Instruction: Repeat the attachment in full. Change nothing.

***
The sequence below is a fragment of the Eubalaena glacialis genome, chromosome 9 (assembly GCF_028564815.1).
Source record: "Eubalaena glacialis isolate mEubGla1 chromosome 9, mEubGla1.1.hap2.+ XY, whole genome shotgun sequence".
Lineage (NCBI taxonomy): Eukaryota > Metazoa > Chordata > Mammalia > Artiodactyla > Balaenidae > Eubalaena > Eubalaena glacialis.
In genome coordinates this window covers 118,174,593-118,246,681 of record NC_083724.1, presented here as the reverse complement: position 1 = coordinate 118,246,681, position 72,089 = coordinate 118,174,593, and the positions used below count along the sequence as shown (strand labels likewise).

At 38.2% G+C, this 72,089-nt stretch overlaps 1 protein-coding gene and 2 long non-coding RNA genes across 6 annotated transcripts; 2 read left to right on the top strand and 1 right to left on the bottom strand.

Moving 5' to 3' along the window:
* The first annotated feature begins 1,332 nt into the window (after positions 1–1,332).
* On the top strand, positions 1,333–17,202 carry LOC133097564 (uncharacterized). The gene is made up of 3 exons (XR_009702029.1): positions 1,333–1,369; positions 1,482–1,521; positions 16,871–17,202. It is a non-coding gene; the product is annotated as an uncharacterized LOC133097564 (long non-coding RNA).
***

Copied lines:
The sequence below is a fragment of the Eubalaena glacialis genome, chromosome 9 (assembly GCF_028564815.1).
Source record: "Eubalaena glacialis isolate mEubGla1 chromosome 9, mEubGla1.1.hap2.+ XY, whole genome shotgun sequence".
Lineage (NCBI taxonomy): Eukaryota > Metazoa > Chordata > Mammalia > Artiodactyla > Balaenidae > Eubalaena > Eubalaena glacialis.
In genome coordinates this window covers 118,174,593-118,246,681 of record NC_083724.1, presented here as the reverse complement: position 1 = coordinate 118,246,681, position 72,089 = coordinate 118,174,593, and the positions used below count along the sequence as shown (strand labels likewise).

At 38.2% G+C, this 72,089-nt stretch overlaps 1 protein-coding gene and 2 long non-coding RNA genes across 6 annotated transcripts; 2 read left to right on the top strand and 1 right to left on the bottom strand.

Moving 5' to 3' along the window:
* The first annotated feature begins 1,332 nt into the window (after positions 1–1,332).
* On the top strand, positions 1,333–17,202 carry LOC133097564 (uncharacterized). The gene is made up of 3 exons (XR_009702029.1): positions 1,333–1,369; positions 1,482–1,521; positions 16,871–17,202. It is a non-coding gene; the product is annotated as an uncharacterized LOC133097564 (long non-coding RNA).